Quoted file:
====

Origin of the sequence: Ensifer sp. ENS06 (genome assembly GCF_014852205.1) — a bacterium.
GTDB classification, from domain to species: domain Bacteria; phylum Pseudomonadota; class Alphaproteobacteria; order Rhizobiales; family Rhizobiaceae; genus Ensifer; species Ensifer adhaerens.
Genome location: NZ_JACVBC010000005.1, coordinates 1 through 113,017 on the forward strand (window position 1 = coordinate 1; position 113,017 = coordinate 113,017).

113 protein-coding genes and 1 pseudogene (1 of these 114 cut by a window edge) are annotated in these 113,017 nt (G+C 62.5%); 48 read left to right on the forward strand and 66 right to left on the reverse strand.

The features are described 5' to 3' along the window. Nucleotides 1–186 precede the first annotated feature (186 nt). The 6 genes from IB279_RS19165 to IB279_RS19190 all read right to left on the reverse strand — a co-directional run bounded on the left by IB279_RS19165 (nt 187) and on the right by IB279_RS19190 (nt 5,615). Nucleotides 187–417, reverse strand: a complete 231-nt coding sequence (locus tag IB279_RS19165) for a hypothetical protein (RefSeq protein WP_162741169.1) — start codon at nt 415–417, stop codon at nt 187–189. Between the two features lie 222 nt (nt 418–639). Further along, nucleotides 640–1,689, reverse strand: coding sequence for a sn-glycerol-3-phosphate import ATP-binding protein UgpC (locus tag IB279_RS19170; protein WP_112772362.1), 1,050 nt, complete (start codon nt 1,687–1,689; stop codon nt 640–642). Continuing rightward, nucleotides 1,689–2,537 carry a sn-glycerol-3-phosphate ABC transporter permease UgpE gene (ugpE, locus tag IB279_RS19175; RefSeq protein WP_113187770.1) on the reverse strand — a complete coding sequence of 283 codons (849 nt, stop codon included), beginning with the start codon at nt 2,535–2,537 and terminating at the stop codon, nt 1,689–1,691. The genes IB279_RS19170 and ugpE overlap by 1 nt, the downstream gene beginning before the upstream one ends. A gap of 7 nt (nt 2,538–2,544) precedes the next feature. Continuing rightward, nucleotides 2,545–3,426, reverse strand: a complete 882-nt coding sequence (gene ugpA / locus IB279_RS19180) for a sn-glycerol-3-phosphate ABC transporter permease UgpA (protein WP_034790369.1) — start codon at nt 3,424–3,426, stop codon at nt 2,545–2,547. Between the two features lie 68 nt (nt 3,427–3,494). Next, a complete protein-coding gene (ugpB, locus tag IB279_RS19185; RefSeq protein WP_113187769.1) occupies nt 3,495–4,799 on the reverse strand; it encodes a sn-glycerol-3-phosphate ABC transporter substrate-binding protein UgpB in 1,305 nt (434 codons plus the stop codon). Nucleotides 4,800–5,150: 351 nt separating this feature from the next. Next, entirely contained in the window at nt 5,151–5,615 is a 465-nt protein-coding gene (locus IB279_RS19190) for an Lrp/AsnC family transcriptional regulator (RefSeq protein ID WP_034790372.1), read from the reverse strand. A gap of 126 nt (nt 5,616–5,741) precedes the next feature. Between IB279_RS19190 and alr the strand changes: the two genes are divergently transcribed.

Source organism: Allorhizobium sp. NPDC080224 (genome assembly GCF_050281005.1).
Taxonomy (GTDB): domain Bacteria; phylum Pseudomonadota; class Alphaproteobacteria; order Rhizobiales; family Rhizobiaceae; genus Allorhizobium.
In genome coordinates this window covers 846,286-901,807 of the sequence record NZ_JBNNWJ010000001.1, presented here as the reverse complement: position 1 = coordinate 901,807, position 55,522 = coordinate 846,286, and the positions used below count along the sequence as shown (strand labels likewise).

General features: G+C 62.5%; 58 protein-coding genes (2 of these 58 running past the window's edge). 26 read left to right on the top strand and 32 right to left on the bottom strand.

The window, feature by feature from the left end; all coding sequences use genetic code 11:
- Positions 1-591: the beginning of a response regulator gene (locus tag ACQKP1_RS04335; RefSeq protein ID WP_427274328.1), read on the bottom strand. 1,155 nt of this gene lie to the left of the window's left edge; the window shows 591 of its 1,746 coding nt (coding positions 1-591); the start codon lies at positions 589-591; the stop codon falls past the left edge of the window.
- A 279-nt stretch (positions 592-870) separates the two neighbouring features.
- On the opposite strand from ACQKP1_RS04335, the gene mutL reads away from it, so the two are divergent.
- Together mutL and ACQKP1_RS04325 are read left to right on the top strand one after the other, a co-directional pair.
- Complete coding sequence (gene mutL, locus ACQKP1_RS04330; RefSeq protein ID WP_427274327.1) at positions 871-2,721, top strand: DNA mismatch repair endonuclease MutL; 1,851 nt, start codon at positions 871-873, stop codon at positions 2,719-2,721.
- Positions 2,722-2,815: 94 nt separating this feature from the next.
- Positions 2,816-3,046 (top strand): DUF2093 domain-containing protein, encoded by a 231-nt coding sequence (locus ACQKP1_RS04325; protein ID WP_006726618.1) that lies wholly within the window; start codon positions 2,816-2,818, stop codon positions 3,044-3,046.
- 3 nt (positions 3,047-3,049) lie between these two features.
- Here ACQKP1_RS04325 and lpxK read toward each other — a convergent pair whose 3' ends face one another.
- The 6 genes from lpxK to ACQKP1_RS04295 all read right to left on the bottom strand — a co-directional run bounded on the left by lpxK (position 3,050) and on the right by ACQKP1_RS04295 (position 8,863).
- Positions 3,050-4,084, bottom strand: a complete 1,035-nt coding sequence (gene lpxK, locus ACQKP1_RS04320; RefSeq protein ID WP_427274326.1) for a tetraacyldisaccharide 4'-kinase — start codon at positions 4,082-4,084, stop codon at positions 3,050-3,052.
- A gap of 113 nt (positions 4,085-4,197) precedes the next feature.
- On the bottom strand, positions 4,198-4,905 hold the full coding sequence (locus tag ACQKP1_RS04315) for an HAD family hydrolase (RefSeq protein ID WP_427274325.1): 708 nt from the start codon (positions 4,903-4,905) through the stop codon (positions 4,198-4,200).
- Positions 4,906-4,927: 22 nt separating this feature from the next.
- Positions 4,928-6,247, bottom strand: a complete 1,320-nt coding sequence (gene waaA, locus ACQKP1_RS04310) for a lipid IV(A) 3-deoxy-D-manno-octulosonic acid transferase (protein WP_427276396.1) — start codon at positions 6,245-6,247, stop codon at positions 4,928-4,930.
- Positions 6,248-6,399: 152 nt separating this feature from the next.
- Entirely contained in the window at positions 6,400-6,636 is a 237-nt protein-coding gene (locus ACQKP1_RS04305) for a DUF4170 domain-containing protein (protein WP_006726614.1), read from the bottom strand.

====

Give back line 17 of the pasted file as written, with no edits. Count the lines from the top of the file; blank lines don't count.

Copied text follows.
- Positions 2,816-3,046 (top strand): DUF2093 domain-containing protein, encoded by a 231-nt coding sequence (locus ACQKP1_RS04325; protein ID WP_006726618.1) that lies wholly within the window; start codon positions 2,816-2,818, stop codon positions 3,044-3,046.